A living trust is a legal document that places your assets into a trust during your lifetime. Upon your death, it is transferred to your designated beneficiaries. It is possible to create a living trust in addition to a last will.

The biggest benefit of creating a trust is it will help you avoid the probate process. In short, a living trust can help protect your assets from being drained by court and legal costs. It also helps things run a lot more smoothly in general, as your beneficiaries can receive their inheritance faster and with less hassle.

What You Should Know About Estate Planning In Washington State

NO WILL

If you die in the state of Washington without a will, the state will appoint an administrator to distribute your assets according to state succession laws. These laws give your assets to your “closest” living relatives. If you want a say in what happens to your assets upon your death — and you should! — make a will.

PROBATE

Probate is the legal process of settling the estate of a deceased person. Fortunately, Washington State has one of the simplest probate systems in the country:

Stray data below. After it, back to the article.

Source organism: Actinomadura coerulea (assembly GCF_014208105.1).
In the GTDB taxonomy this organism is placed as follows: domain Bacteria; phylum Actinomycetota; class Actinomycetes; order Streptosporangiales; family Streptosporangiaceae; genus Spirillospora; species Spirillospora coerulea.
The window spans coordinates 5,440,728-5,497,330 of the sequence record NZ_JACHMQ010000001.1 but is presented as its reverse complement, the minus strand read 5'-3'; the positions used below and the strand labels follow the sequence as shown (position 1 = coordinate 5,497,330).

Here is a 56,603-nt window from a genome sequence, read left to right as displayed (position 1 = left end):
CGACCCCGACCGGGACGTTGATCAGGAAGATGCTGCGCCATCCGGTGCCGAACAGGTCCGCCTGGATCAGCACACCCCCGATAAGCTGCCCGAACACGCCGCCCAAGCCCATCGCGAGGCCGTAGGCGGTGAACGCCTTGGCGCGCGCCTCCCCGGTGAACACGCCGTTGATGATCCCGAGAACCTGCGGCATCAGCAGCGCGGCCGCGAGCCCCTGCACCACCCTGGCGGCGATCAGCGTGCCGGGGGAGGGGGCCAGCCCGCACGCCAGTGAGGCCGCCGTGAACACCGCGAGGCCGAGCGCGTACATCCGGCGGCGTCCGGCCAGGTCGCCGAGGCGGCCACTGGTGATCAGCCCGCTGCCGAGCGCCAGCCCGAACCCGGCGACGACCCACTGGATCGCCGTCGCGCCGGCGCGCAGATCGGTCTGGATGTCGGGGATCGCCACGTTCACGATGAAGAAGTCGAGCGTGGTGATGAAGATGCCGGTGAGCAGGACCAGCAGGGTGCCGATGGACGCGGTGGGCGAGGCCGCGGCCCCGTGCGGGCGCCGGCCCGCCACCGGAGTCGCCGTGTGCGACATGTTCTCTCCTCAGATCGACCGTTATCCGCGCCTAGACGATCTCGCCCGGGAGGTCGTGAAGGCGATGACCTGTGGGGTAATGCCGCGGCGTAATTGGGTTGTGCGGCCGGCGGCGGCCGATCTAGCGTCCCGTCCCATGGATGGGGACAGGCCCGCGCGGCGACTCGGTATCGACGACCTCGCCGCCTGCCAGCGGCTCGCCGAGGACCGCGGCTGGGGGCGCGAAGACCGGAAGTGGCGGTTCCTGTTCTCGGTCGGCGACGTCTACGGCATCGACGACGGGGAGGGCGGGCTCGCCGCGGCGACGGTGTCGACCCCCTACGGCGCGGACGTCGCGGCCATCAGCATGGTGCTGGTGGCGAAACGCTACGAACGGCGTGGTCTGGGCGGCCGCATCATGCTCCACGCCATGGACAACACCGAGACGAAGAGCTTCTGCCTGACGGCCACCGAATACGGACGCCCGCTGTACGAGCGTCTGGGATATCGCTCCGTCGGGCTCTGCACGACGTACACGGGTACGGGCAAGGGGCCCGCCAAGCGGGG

• Your personal representative (as designated in your will) can act with complete authority and without court intervention in nearly all matters
  • Attorney fees are not based on a percentage of the value of the estate

Learn more about the probate and trust law in the state of Washington.

TAXES

The state of Washington does not have an inheritance tax, but it does have an estate tax. That means there is no tax on the beneficiaries of an estate, but there may be a tax on the decedent’s estate itself.

There are several thresholds and exemptions and other things you should be aware of a discuss with your estate planning professional. In many cases, no estate tax is actually owed as a result of tax planning in the decedent’s will. Another great reason to plan your estate!

Learn more about estate taxes in the state of Washington.

LAW CHANGES

Federal and state tax laws are constantly changing. That’s why you should review your estate plan periodically to make sure it’s up to date.

How Opsahl Dawson Can Help

Don’t be overwhelmed by estate planning. All you need is a trusted partner to help navigate the process and help you make the best decisions for you.

At Opsahl Dawson, our estate planning process may include:

  • Creating a will so that your wishes will be honored
  • Updating your beneficiary designations
  • Reduce federal and state estate taxes with trusts and gifting
  • Consider both Federal and State estate taxes

Our team of experts will work with your existing estate planning attorney, or can suggest one for you, to make sure you feel confident about your estate plan. Contact us today to make an appointment and get all your questions answered about estate planning in Washington.


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By |2018-01-16T21:39:45+00:00June 6th, 2017|Accounting, CPA, Finance, IRS, Tax Return, Taxes|0 Comments